Life near people keeps giraffes on the move

(Credit: Getty Images)

Giraffes that live close to densely populated towns have larger home ranges than giraffes that live far from towns, according to a new study.

The findings suggest that the giraffes need to travel longer distances—and expend more energy—to find critical resources, like food, shelter, and a mate.

“Giraffes are huge browsing animals that live in African savanna ecosystems where they must find everything they need to survive and reproduce in landscapes increasingly impacted by human activities,” says Derek E. Lee, associate research professor of biology at Penn State and principal scientist of the Wild Nature Institute.

“People are converting natural savannas to towns and farms, and cutting trees for fuelwood and charcoal industries, all of which potentially degrade giraffe habitat.”

For the new study, which appears in Animal Behaviour, researchers quantified home range sizes—the spatial area over which an animal repeatedly travels in search of food, water, shelter, and mates—for 71 adult giraffes from data collected over six years in the spatially heterogeneous Tarangire Ecosystem of Tanzania.

They examined correlations between individual home range sizes and environmental and anthropogenic—human related—factors, to better understand the mechanisms that drive threatened giraffes’ use of space.

Home range behavior is an expression of an animal’s decision-making process about how to access the resources needed for survival and reproduction. The study’s findings show that giraffes that lived closer to large human settlements had larger home-ranges.

No such relationship exists with bomas—homesteads built by indigenous livestock-keeping Maasai people—suggesting that giraffes tolerate more traditional, lower-impact land uses.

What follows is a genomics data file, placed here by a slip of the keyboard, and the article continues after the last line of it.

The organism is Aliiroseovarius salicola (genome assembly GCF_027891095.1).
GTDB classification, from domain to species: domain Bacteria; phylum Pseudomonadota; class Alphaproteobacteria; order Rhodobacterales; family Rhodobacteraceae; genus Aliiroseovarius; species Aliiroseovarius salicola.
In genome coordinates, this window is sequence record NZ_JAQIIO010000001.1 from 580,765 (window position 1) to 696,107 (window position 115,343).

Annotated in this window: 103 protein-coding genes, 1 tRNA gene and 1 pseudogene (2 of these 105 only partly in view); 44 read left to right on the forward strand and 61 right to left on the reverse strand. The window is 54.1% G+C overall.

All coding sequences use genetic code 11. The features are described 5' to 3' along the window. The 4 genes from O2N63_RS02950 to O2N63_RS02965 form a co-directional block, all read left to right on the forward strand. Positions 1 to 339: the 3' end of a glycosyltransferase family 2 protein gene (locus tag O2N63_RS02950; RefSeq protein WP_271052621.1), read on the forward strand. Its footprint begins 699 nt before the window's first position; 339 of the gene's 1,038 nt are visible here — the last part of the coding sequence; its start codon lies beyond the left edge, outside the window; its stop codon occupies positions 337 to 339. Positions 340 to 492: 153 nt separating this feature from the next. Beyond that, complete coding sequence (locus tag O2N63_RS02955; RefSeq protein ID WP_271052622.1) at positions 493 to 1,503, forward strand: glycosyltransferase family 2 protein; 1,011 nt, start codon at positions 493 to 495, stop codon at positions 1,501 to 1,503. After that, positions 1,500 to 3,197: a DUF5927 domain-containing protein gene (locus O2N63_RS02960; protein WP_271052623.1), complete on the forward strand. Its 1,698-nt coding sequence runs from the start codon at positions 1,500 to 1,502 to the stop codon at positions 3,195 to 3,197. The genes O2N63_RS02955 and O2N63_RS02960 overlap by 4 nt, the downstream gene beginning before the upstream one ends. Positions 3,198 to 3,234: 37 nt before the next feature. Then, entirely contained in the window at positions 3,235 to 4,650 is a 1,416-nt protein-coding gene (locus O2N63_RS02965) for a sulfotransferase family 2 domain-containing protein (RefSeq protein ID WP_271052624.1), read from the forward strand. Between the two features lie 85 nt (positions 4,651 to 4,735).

“Giraffes are vulnerable to extinction after a 40 percent population decline during the past three decades,” says first author Mara Knüsel, a graduate student at the University of Zurich. “Identifying factors affecting space use help wildlife conservationists to make better decisions for at-risk species such as giraffes.”

As one of the largest herbivores on Earth, giraffes have a profound impact on plant populations, vegetation structure, and ecosystem processes where they live. Further, ecotourists seek them out in Tanzania, where the safari industry is the largest economic sector in the country.

“Most studies that previously looked at home ranges of giraffes didn’t look for environmental factors that determine the observed home range size, so this study goes beyond the pattern to reveal the process behind it,” says senior author Monica Bond, PhD candidate at the University of Zurich.

The research team also compared home range estimates from published data for eight giraffe populations across Africa and examined the relationship between giraffe home range size and mean annual rainfall as a potential explanation for observed variation in space use among populations. Rainfall was negatively correlated with home range size—giraffes in areas with less rainfall had larger home ranges.

“This relationship between rainfall and space use by a large herbivore is not surprising, given that rainfall is the main driver of vegetation productivity and thus food availability,” Lee says. “Greater availability and access to critical resources such as food and water leads to smaller home range sizes.”

“Human disturbance and fragmentation of habitat in and around densely populated areas likely reduced the local forage and water resources available for giraffes, forcing individuals to increase their movements and use of space to obtain these resources,” says Knüsel. “Similarly, lower rainfall and lower primary productivity forces individuals to range more widely.”

Additional researchers from the University of Zurich contributed to the study. The University of Zurich Grant of the Forschungskredit, the Sacramento Zoo, the Columbus Zoo, the Tulsa Zoo, the Tierpark Berlin, the Cincinnati Zoo, the Parrotia Foundation, the Temperatio Foundation, the Promotor Foundation, the African Wildlife Foundation, and Save the Giraffes funded the work.

Source: Penn State